Dinosaur had black iridescent feathers
The birdlike dinosaur Microraptor wore black — with a hint of blue. That means the dinosaur, which spread its four wings more than 120 million years ago, sported the oldest iridescent feathers discovered to date, an international team of researchers reports in the March 9 Science.
“We can’t say exactly what color it was, but it was close to a raven or a crow,” says evolutionary biologist Matthew Shawkey of the University of Akron in Ohio.
To reveal the ancient creature’s shiny tint, the scientists examined fossilized plumage discovered in China. Imprints in the feathers revealed pigment-producing bodies called melanosomes that were long, narrow and probably packed together tightly, as in modern birds with black iridescent feathers. Shawkey and his colleagues had already used a similar technique to show that another birdlike dinosaur, Archaeopteryx, had black feathers, but with no signs of shimmer. Microraptor’s extra sheen may have helped the animal attract mates.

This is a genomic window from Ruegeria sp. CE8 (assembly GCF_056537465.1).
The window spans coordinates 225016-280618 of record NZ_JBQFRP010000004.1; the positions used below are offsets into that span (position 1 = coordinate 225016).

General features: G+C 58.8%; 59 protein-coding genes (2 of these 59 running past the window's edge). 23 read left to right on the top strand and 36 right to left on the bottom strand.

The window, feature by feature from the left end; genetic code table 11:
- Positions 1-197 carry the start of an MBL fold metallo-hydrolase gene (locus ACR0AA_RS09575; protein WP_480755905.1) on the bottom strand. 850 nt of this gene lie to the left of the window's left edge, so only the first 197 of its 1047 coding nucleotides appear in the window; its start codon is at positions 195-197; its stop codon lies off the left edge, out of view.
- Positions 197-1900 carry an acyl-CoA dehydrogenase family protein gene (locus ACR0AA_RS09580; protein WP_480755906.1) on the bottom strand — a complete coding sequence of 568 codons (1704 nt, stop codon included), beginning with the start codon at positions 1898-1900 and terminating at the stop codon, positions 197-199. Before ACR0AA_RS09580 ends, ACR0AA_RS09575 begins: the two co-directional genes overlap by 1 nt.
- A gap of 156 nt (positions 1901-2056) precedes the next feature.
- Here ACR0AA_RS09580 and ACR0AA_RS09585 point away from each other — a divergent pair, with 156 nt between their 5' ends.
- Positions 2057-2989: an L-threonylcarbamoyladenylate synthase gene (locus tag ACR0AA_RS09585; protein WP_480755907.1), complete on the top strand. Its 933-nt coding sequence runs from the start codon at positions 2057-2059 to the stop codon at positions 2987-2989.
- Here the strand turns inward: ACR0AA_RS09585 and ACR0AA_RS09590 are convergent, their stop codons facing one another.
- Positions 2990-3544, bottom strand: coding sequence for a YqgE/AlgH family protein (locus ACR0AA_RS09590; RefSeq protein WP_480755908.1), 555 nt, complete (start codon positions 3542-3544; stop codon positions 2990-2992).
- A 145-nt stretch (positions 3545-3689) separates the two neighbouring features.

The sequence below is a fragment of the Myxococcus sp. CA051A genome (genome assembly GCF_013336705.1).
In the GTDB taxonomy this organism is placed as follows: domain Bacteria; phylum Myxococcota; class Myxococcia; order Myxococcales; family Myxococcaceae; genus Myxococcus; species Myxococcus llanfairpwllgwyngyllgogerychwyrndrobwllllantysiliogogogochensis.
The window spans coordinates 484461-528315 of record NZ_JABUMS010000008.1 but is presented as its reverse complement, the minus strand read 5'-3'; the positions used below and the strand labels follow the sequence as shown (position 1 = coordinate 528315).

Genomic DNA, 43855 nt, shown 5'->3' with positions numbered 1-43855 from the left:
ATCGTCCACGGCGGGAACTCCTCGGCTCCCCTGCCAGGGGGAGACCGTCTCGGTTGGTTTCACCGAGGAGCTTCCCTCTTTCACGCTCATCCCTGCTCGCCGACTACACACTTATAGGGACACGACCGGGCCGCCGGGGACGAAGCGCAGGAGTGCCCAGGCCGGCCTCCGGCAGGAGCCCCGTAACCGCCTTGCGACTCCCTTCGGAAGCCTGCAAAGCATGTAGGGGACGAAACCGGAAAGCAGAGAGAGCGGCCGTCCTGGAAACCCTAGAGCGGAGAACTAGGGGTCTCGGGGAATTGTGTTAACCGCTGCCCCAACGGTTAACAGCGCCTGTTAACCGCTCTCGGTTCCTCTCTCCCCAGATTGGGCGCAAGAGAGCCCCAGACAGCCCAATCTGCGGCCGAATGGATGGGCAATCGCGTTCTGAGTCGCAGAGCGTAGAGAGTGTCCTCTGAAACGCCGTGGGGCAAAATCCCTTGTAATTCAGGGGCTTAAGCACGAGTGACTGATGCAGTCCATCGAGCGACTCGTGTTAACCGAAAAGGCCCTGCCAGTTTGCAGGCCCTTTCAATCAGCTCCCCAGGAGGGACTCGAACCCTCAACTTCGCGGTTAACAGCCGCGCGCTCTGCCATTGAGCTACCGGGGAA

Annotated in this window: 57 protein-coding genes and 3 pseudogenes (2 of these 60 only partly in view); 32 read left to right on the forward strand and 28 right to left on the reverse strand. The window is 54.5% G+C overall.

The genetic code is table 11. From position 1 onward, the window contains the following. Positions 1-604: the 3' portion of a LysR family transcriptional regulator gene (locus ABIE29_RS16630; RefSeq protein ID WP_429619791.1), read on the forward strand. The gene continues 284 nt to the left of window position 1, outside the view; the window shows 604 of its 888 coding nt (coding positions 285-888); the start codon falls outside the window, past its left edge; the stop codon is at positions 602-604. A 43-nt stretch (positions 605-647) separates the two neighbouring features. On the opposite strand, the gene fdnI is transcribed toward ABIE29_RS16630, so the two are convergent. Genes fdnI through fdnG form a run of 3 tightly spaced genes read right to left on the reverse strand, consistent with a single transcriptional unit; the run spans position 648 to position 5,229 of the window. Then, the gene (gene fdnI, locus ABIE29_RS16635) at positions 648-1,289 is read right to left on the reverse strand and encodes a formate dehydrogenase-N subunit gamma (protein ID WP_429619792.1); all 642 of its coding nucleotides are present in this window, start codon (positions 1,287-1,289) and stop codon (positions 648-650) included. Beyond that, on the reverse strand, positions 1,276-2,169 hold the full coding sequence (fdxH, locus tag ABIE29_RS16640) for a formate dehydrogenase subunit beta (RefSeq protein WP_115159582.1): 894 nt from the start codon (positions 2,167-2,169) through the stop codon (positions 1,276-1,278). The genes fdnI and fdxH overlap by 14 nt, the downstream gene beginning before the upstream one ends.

Q. Li et al. Reconstruction of Microraptor and the evolution of iridescent plumage. Science, Vol. 335, March 9, 2012, p. 1215. doi:10.1126/science.1213780.
S. Milius. Archaeopteryx wore black. Science News Online, January 26, 2012. [Go to]